Hello Health Deploys $10M To Expanding Patient-Funded Health Records
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visits with patients. Because the video visits are not actual exams—and therefore not payable by insurance—doctors can charge patients directly for them, and have the payments processed through Hello Health. “We see this as the evolution of the relationship between the doctor and the patient,” Armstrong says. “And it offers doctors a way to generate more revenue.”
For physician Weigel, who runs his practice in partnership with his wife, the small conveniences offered by Hello Health have been especially appealing. “Patients who spend their winters in Florida or their summers in Maine can easily access their medical records online, so they can show them to doctors there,” he says. And several of his New Jersey patients have been taking advantage of the ability to schedule appointments online, he says. “The majority are making appointments on Sunday night, so they don’t have to wait until the office opens on Monday. That has been helpful.”
As Hello Health expands nationwide, it will likely run up against competition from a variety of sources. Several large hospital groups and insurance companies have launched their own EHR systems, and the universe of independent players is growing, too. There are major players, such as Athenahealth (NASDAQ: ATHN) and eClinicalWorks, plus a host of more specialized startups. On the appointment-scheduling side of the equation, for example, Hello Health competes with its New York neighbor, ZocDoc, which has raised $95 million since it was founded in 2007. Then there’s Practice Fusion, a San Francisco-based EHR company that has raised $34 million in venture capital to expand its platform, which is fueled by advertising. Armstrong isn’t worried. “Practice Fusion is free but the doctors are being asked to look at advertising,” he says. “The shortcoming there is that it doesn’t offer revenue-generating opportunities for doctors and it doesn’t offer the strong patient engagement.”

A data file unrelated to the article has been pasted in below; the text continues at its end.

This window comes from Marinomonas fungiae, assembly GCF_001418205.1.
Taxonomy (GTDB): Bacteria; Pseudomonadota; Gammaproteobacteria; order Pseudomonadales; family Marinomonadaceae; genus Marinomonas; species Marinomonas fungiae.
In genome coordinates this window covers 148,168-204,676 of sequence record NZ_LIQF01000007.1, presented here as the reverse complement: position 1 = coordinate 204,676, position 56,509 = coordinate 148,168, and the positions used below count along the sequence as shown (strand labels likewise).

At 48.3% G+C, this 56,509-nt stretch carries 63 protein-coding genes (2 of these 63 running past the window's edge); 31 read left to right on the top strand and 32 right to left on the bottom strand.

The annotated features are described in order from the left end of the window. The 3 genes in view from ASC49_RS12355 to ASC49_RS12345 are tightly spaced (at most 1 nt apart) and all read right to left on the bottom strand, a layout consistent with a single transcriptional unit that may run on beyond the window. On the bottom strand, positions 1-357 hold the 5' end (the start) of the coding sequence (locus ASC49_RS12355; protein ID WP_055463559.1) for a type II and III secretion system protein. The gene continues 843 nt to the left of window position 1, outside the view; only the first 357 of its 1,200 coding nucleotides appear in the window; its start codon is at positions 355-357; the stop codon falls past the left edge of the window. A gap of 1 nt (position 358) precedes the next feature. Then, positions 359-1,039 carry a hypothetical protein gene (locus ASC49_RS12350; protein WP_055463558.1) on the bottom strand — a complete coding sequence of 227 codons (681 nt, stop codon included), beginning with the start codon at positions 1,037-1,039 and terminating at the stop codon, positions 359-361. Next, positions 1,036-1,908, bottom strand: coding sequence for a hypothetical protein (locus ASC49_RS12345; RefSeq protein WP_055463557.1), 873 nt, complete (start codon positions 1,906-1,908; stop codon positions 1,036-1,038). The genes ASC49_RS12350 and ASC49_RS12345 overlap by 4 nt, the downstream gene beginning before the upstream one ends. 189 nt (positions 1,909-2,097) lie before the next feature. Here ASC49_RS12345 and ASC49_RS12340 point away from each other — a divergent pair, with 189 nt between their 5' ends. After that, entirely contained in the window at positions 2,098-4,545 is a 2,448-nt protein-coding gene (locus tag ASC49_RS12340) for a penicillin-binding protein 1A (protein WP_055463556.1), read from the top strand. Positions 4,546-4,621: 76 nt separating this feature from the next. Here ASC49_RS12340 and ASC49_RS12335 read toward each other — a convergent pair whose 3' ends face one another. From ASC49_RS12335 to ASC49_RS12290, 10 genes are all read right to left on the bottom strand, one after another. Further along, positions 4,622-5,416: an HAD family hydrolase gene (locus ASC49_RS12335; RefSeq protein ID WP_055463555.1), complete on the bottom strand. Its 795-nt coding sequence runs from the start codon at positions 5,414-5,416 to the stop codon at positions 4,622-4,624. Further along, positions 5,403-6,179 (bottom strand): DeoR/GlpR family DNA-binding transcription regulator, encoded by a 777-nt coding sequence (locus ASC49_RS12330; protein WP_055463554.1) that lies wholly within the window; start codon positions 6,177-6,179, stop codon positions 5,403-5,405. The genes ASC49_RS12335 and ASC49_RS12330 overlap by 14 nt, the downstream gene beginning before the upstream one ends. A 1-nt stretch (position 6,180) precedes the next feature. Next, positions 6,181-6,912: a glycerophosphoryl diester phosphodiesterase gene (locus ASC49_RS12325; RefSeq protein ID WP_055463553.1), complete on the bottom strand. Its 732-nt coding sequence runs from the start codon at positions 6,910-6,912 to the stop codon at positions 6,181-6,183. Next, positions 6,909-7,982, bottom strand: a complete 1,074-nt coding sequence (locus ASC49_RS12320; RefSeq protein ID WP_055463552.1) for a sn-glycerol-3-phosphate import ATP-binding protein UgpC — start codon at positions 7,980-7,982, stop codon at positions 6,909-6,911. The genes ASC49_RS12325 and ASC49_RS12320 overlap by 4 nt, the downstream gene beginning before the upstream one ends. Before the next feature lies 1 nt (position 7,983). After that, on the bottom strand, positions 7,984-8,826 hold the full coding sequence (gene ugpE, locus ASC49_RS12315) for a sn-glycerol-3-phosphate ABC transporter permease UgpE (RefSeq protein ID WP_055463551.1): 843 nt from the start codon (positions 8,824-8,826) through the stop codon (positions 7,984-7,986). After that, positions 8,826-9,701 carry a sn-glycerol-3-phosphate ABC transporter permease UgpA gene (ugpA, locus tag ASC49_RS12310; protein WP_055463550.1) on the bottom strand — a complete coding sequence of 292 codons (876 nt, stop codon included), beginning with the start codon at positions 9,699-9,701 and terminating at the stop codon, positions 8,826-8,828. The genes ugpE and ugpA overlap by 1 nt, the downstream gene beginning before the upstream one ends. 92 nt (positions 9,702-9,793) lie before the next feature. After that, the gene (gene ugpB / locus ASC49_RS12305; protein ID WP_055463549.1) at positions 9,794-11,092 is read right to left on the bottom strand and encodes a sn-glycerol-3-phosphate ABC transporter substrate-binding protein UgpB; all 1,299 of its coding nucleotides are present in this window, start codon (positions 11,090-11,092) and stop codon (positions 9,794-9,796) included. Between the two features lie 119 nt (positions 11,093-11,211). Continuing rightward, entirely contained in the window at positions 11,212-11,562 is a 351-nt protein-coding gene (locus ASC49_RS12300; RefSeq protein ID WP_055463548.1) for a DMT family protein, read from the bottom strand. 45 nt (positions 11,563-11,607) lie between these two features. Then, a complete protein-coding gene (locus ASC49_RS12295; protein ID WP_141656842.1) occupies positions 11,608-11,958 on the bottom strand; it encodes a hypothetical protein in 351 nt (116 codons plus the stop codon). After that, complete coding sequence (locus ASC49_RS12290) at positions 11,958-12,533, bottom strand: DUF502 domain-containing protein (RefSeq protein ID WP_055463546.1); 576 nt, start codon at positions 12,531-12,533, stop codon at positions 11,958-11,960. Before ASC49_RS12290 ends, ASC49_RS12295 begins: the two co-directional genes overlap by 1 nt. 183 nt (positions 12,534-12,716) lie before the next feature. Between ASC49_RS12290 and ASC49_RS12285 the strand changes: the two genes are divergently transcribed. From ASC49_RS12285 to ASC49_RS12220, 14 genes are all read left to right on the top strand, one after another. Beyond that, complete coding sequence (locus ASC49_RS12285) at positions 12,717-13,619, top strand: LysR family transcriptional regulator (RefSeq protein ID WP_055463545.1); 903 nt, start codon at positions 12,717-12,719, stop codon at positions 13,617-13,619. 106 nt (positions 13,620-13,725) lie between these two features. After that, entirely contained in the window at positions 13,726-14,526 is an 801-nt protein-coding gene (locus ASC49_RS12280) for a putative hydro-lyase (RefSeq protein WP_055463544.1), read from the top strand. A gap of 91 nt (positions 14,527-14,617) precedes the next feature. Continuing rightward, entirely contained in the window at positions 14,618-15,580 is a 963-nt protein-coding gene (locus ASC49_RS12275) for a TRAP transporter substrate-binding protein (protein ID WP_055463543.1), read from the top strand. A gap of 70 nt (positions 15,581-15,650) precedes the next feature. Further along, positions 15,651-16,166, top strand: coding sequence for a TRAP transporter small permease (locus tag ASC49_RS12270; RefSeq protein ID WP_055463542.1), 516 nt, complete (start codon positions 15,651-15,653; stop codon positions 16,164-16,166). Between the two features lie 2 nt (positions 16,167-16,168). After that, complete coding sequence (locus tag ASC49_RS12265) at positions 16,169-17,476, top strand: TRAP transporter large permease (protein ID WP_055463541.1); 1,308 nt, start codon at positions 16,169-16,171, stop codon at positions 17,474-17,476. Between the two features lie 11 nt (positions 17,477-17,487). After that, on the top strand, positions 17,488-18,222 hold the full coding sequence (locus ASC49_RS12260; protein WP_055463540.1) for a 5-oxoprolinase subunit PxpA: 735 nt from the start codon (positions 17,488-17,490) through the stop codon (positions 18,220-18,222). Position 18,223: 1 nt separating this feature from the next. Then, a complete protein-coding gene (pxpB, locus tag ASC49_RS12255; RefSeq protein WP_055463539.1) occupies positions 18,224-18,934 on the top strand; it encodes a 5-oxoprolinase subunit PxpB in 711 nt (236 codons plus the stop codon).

Hello Health is hoping to boost its patient-engagement capabilities via a partnership it formed in December with San Diego-based electronics giant Qualcomm (NASDAQ: QCOM). The two companies are working together to develop a host of smart medical gizmos that can collect information from patients and beam it wirelessly into their EHRs. Hello Health is working on the initiative with Qualcomm Life, a new subsidiary that’s developing a hub of interconnected medical devices. “Say you step on a scale in your home that has a wireless sensor,” Armstrong says. “The hub can take that information and bring it up into the cloud. We can snag that data and bring it into the Hello Health platform.”
In February, Hello Health and Qualcomm Life appeared together at the Healthcare Information and Management Systems conference, where they manned a pavilion that used a dashboard display to showcase a variety of wireless, Internet-connected medical devices. “The dashboard is a great example of how biometric data can be aggregated and displayed,” says a Qualcomm spokesman in an e-mail.
Armstrong says that Hello Health will be using its new funding to expand its marketing team, so it can roll out its product in all 50 states. The company is also looking for ways to enhance the platform’s capabilities in areas such as billing, Armstrong says. He adds that the company is focusing on marketing the platform to small, independent practices that have between one and five physicians. “These are the doctors that don’t have a lot of time to deal with technology and that question whether they can afford an EHR, even with the government subsidies,” he says.